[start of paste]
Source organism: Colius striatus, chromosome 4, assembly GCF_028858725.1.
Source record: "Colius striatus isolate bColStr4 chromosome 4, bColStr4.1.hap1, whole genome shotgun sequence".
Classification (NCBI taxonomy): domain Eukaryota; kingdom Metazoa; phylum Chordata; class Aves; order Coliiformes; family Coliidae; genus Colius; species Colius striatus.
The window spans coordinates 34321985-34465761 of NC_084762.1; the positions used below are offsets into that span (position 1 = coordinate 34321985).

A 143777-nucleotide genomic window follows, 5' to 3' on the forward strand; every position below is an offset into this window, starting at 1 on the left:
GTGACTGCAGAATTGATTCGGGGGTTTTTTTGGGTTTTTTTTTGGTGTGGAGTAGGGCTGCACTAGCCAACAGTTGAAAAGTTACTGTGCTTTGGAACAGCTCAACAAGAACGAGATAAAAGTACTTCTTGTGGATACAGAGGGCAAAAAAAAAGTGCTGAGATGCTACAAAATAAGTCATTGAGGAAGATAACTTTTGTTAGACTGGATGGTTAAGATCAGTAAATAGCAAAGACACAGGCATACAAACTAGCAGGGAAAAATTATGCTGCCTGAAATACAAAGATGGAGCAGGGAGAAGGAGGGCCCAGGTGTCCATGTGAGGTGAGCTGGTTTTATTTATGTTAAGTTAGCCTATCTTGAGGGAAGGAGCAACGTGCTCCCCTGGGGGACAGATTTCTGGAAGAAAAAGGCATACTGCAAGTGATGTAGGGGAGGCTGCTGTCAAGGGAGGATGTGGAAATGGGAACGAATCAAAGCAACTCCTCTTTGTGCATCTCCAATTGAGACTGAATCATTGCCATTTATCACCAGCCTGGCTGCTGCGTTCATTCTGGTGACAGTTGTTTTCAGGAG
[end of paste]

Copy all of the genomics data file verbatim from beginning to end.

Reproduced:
Source organism: Colius striatus, chromosome 4, assembly GCF_028858725.1.
Source record: "Colius striatus isolate bColStr4 chromosome 4, bColStr4.1.hap1, whole genome shotgun sequence".
Classification (NCBI taxonomy): domain Eukaryota; kingdom Metazoa; phylum Chordata; class Aves; order Coliiformes; family Coliidae; genus Colius; species Colius striatus.
The window spans coordinates 34321985-34465761 of NC_084762.1; the positions used below are offsets into that span (position 1 = coordinate 34321985).

A 143777-nucleotide genomic window follows, 5' to 3' on the forward strand; every position below is an offset into this window, starting at 1 on the left:
GTGACTGCAGAATTGATTCGGGGGTTTTTTTGGGTTTTTTTTTGGTGTGGAGTAGGGCTGCACTAGCCAACAGTTGAAAAGTTACTGTGCTTTGGAACAGCTCAACAAGAACGAGATAAAAGTACTTCTTGTGGATACAGAGGGCAAAAAAAAAGTGCTGAGATGCTACAAAATAAGTCATTGAGGAAGATAACTTTTGTTAGACTGGATGGTTAAGATCAGTAAATAGCAAAGACACAGGCATACAAACTAGCAGGGAAAAATTATGCTGCCTGAAATACAAAGATGGAGCAGGGAGAAGGAGGGCCCAGGTGTCCATGTGAGGTGAGCTGGTTTTATTTATGTTAAGTTAGCCTATCTTGAGGGAAGGAGCAACGTGCTCCCCTGGGGGACAGATTTCTGGAAGAAAAAGGCATACTGCAAGTGATGTAGGGGAGGCTGCTGTCAAGGGAGGATGTGGAAATGGGAACGAATCAAAGCAACTCCTCTTTGTGCATCTCCAATTGAGACTGAATCATTGCCATTTATCACCAGCCTGGCTGCTGCGTTCATTCTGGTGACAGTTGTTTTCAGGAG